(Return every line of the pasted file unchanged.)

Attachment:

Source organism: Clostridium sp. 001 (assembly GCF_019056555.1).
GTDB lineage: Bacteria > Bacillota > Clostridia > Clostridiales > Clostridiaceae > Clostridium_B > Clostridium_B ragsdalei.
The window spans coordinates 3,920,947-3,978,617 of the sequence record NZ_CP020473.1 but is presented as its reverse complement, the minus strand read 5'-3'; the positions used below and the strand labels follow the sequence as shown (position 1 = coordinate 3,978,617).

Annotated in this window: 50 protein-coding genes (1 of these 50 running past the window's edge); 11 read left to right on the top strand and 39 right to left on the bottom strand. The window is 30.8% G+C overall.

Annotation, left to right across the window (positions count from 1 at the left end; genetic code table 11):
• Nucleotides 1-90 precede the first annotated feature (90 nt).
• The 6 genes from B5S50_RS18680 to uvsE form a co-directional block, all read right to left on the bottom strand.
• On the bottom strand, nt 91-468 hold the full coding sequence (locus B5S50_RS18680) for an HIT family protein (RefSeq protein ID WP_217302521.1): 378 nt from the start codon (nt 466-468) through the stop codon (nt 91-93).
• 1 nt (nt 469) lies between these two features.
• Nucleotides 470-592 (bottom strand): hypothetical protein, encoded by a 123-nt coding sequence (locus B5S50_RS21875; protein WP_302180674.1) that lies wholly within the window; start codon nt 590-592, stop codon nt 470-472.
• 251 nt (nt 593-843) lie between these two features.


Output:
Source organism: Clostridium sp. 001 (assembly GCF_019056555.1).
GTDB lineage: Bacteria > Bacillota > Clostridia > Clostridiales > Clostridiaceae > Clostridium_B > Clostridium_B ragsdalei.
The window spans coordinates 3,920,947-3,978,617 of the sequence record NZ_CP020473.1 but is presented as its reverse complement, the minus strand read 5'-3'; the positions used below and the strand labels follow the sequence as shown (position 1 = coordinate 3,978,617).

Annotated in this window: 50 protein-coding genes (1 of these 50 running past the window's edge); 11 read left to right on the top strand and 39 right to left on the bottom strand. The window is 30.8% G+C overall.

Annotation, left to right across the window (positions count from 1 at the left end; genetic code table 11):
• Nucleotides 1-90 precede the first annotated feature (90 nt).
• The 6 genes from B5S50_RS18680 to uvsE form a co-directional block, all read right to left on the bottom strand.
• On the bottom strand, nt 91-468 hold the full coding sequence (locus B5S50_RS18680) for an HIT family protein (RefSeq protein ID WP_217302521.1): 378 nt from the start codon (nt 466-468) through the stop codon (nt 91-93).
• 1 nt (nt 469) lies between these two features.
• Nucleotides 470-592 (bottom strand): hypothetical protein, encoded by a 123-nt coding sequence (locus B5S50_RS21875; protein WP_302180674.1) that lies wholly within the window; start codon nt 590-592, stop codon nt 470-472.
• 251 nt (nt 593-843) lie between these two features.